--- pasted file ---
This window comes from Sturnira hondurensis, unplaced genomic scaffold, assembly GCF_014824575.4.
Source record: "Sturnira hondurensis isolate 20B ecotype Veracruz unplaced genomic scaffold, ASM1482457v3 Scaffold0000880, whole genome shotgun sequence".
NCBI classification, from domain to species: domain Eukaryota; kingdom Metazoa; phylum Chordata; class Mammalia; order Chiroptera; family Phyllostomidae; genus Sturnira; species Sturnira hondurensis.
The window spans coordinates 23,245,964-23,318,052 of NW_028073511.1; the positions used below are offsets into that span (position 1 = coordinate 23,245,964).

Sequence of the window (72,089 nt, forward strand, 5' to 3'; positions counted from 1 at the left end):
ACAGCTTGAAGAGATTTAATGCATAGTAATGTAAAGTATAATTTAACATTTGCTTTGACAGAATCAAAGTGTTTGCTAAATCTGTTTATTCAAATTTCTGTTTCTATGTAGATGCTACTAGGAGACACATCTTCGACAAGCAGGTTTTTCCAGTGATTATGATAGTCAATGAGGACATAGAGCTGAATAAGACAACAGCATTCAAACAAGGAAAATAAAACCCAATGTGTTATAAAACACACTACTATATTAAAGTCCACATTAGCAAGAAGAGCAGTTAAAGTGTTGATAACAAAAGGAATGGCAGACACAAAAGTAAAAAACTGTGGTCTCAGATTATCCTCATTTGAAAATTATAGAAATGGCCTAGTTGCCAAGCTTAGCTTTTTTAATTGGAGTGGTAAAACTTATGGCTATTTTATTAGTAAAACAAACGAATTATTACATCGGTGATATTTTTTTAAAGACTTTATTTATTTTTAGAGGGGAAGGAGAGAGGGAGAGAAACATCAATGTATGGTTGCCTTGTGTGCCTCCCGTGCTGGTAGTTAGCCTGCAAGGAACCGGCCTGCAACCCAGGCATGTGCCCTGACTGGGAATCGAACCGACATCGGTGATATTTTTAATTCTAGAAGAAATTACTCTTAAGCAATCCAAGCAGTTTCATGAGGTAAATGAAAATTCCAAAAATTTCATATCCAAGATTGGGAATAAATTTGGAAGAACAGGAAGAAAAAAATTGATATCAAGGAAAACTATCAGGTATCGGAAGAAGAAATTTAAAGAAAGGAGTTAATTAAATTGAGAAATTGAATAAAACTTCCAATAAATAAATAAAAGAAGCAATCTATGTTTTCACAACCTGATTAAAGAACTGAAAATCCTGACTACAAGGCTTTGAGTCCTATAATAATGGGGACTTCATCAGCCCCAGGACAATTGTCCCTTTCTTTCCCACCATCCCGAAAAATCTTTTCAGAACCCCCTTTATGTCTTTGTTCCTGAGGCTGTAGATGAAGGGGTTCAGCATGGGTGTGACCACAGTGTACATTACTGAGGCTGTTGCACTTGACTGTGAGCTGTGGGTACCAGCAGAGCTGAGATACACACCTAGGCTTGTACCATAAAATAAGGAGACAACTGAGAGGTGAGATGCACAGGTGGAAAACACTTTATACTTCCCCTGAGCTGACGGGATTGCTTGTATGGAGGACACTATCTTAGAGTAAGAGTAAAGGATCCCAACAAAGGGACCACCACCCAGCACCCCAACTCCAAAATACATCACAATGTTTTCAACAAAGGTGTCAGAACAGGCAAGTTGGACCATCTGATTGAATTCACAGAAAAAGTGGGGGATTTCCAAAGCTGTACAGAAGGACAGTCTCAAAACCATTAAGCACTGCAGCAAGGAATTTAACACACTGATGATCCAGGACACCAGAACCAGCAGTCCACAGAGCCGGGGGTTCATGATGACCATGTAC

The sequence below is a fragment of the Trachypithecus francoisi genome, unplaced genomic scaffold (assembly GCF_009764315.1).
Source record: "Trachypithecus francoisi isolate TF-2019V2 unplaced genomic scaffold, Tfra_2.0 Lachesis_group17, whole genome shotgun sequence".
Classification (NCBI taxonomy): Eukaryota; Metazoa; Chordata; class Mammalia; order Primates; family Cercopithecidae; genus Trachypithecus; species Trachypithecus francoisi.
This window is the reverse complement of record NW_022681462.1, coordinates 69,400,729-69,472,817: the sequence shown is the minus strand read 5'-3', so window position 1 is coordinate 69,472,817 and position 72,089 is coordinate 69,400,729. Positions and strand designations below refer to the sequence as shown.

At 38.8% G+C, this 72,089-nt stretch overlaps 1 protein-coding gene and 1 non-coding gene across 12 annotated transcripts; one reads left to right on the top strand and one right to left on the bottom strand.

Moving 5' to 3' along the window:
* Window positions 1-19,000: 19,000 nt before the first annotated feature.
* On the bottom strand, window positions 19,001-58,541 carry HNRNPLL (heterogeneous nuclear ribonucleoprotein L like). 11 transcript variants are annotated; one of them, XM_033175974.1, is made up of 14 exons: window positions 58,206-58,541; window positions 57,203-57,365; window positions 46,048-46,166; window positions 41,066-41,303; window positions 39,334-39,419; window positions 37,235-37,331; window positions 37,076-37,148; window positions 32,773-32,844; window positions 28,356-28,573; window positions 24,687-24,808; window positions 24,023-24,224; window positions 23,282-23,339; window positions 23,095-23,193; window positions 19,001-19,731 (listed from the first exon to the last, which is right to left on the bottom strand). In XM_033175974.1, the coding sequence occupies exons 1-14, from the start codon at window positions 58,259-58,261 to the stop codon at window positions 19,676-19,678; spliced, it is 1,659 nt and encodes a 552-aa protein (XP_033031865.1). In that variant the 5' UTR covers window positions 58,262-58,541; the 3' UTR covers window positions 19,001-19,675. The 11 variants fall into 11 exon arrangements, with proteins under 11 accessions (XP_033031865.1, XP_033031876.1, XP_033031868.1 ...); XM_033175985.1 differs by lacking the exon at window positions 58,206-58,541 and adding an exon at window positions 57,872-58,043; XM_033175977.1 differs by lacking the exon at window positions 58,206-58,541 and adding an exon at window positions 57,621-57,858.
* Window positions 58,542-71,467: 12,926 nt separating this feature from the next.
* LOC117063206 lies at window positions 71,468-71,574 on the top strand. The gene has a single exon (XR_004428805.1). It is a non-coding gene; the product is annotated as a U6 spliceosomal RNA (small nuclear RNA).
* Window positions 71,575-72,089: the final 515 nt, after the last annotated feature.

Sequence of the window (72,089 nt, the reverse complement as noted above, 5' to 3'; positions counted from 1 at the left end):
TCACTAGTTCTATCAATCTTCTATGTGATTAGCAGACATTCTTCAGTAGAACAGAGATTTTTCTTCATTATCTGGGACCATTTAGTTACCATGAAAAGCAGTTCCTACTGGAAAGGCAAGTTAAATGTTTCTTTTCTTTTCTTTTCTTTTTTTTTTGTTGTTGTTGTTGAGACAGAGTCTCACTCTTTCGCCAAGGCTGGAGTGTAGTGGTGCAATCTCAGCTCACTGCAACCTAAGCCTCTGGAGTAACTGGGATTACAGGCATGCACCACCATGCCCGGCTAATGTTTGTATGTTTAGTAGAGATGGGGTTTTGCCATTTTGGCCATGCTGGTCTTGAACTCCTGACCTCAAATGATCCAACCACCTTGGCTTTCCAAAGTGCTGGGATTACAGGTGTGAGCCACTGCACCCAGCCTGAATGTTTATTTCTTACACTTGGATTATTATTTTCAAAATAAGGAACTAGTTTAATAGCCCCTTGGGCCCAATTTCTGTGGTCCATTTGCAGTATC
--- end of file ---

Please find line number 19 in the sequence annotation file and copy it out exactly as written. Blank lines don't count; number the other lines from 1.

TCACTAGTTCTATCAATCTTCTATGTGATTAGCAGACATTCTTCAGTAGAACAGAGATTTTTCTTCATTATCTGGGACCATTTAGTTACCATGAAAAGCAGTTCCTACTGGAAAGGCAAGTTAAATGTTTCTTTTCTTTTCTTTTCTTTTTTTTTTGTTGTTGTTGTTGAGACAGAGTCTCACTCTTTCGCCAAGGCTGGAGTGTAGTGGTGCAATCTCAGCTCACTGCAACCTAAGCCTCTGGAGTAACTGGGATTACAGGCATGCACCACCATGCCCGGCTAATGTTTGTATGTTTAGTAGAGATGGGGTTTTGCCATTTTGGCCATGCTGGTCTTGAACTCCTGACCTCAAATGATCCAACCACCTTGGCTTTCCAAAGTGCTGGGATTACAGGTGTGAGCCACTGCACCCAGCCTGAATGTTTATTTCTTACACTTGGATTATTATTTTCAAAATAAGGAACTAGTTTAATAGCCCCTTGGGCCCAATTTCTGTGGTCCATTTGCAGTATC